Absolutely. I don't think I could have put it any better.

I will say that outside of this (admittedly most common) use case, I still don't see any benefit, but maybe by the time you get it pushed through and it's available in Java 11 I'll eventually have caught on.

I guess one of my main thoughts is that if direction isn't constrained to simply 'forwards' and 'backwards', you can create collections that are not specifically linear.

I could imagine, for example, a Matrix or Grid class that extends from Table; or an iterator that allows a grid to be traversed "taxi-driver" style; or two files involved in a diff operation to be traversed in "stepping-stone" sequence (although that would probably involve extra logic).

It just seems to me that direction is an essential part of an Iterator; it's just been ignored (or assumed) up to now.

Winston
Jeff Verdegan
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Joined: Jan 03, 2004
Posts: 6109
    
    6

Winston Gutkowski wrote:
I could imagine, for example, a Matrix or Grid class that extends from Table; or an iterator that allows a grid to be traversed "taxi-driver" style; or two files involved in a diff operation to be traversed in "stepping-stone" sequence (although that would probably involve extra logic).

It just seems to me that direction is an essential part of an Iterator; it's just been ignored (or assumed) up to now.


Not even necessarily just direction, but magnitude. Taking what you're saying a step further, we can view an Iterator as a tool for taking unit steps along a vector, where we define the direction and magnitude of one step.

For instance, on an infinite chessboard, a knight has 8 possible moves. Call the directions _1OCLOCK, _2CLOCK, 4, 5, 7, 8, 10, 11. Or maybe NNE, ENE, ESE, SSE, SSW, WSW, WNW, NNW. So if we do new KnightIterator(NNE) then every call to next() moves us 2 squares forward and 1 to the right.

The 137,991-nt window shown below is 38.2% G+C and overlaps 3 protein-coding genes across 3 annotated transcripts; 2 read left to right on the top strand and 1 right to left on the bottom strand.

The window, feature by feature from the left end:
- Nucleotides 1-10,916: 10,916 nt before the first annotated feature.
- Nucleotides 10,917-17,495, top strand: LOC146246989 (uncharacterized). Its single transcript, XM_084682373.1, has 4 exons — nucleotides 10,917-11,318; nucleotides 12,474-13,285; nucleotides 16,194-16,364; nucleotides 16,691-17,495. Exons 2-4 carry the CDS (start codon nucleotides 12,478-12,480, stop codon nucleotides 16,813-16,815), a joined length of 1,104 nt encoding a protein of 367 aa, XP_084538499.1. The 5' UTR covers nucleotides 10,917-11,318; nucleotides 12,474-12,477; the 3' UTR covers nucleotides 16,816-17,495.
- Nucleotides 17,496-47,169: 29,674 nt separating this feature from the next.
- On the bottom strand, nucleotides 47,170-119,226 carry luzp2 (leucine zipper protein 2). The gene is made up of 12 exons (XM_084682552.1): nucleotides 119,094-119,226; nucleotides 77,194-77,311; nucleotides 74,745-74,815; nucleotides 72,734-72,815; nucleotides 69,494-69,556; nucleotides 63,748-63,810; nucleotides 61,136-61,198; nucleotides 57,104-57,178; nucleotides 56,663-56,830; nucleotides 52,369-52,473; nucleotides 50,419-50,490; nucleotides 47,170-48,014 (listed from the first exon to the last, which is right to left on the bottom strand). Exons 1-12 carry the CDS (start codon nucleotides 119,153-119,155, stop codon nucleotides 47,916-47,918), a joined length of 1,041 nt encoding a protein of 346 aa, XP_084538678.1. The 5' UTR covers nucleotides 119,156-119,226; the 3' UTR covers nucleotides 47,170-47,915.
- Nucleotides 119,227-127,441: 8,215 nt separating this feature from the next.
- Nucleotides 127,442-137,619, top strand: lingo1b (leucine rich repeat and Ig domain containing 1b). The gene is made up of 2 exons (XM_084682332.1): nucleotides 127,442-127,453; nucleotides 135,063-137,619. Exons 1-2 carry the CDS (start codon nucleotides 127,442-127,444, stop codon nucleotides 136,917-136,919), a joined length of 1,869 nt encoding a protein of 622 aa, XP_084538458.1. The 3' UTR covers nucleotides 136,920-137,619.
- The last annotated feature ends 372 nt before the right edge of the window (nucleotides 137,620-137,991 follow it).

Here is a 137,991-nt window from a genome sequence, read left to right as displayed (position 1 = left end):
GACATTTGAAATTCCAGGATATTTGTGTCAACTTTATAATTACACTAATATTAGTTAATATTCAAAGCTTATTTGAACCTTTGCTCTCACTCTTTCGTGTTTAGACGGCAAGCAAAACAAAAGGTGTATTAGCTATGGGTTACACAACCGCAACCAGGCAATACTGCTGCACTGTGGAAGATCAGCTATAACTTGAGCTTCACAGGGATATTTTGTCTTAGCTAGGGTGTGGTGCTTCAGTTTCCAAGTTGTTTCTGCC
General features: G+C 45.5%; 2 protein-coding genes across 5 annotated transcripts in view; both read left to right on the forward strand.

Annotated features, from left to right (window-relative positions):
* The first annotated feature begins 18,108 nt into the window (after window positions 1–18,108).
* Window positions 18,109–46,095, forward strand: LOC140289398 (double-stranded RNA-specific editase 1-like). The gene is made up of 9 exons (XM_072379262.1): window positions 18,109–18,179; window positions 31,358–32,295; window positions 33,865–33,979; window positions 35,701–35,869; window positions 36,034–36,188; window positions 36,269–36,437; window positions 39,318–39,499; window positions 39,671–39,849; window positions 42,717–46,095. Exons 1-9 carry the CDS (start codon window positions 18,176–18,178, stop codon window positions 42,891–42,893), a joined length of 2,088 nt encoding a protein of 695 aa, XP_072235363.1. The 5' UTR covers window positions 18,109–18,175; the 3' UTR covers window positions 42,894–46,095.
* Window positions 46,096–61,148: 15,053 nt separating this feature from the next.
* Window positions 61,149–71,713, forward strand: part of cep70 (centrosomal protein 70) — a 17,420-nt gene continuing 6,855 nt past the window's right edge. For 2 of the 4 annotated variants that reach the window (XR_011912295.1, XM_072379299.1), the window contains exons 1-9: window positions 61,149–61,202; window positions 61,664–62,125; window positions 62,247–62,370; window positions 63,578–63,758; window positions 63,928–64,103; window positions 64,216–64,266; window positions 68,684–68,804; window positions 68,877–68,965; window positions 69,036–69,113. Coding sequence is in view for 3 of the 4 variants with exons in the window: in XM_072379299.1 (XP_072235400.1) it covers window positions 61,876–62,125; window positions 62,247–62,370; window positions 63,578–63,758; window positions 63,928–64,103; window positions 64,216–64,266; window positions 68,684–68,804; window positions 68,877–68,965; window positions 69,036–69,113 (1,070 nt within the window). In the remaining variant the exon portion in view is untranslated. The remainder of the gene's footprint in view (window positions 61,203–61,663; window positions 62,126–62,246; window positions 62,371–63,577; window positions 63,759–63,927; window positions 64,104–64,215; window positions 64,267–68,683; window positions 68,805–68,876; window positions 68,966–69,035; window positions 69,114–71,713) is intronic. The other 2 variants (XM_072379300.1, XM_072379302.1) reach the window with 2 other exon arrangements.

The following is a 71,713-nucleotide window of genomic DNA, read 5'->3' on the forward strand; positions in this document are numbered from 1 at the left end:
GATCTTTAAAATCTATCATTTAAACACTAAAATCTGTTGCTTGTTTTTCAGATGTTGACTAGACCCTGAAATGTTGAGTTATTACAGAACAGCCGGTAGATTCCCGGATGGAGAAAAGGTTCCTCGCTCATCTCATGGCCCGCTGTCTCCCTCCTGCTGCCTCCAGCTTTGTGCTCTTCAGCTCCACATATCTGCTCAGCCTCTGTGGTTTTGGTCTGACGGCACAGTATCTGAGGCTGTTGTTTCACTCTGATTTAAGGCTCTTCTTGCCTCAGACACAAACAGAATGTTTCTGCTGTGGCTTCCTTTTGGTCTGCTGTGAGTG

Not that I can see much practical applicability for that particular use case (and the analogy kind of breaks down when we try to apply it to other pieces), but it was the first one that popped to mind as an example of a general case of what I think you're talking about.

So, on the one hand, I do think I finally understand what you're driving at. And I do see the utility of decoupling specifying the direction from taking a step in the specified direction. I might use that for simple forward/backward iterators. On the other hand, blowing it out to these more general hypothetical cases give me a slight taste of over-engineering. I can't recall ever having had a need for such a thing. Of course, that doesn't mean others won't have such a need. It just seems like we might be getting close to YAGNI territory.
Winston Gutkowski
Bartender

Joined: Mar 17, 2011
Posts: 8013
    
  22

Jeff Verdegan wrote:Not even necessarily just direction, but magnitude. Taking what you're saying a step further, we can view an Iterator as a tool for taking unit steps along a vector, where we define the direction and magnitude of one step.

I have to admit, when I first read it, I liked the idea; but on balance I think that would be stretching the notion of an Iterator, which is to traverse elements. And it seems to me that what you suggest could easily be built on top of a Traversor anyway.

So, on the one hand, I do think I finally understand what you're driving at. And I do see the utility of decoupling specifying the direction from taking a step in the specified direction. I might use that for simple forward/backward iterators. On the other hand, blowing it out to these more general hypothetical cases give me a slight taste of over-engineering. I can't recall ever having had a need for such a thing. Of course, that doesn't mean others won't have such a need. It just seems like we might be getting close to YAGNI territory.

I guess it depends on whether you see the utility of a collection that is more than just linear. I also reckon that part of it is about getting it right, as opposed to just "making do with something that works" - although I'm sure we've both been guilty of that - I just think that a foundation hierarchy should be held to higher standards.

Winston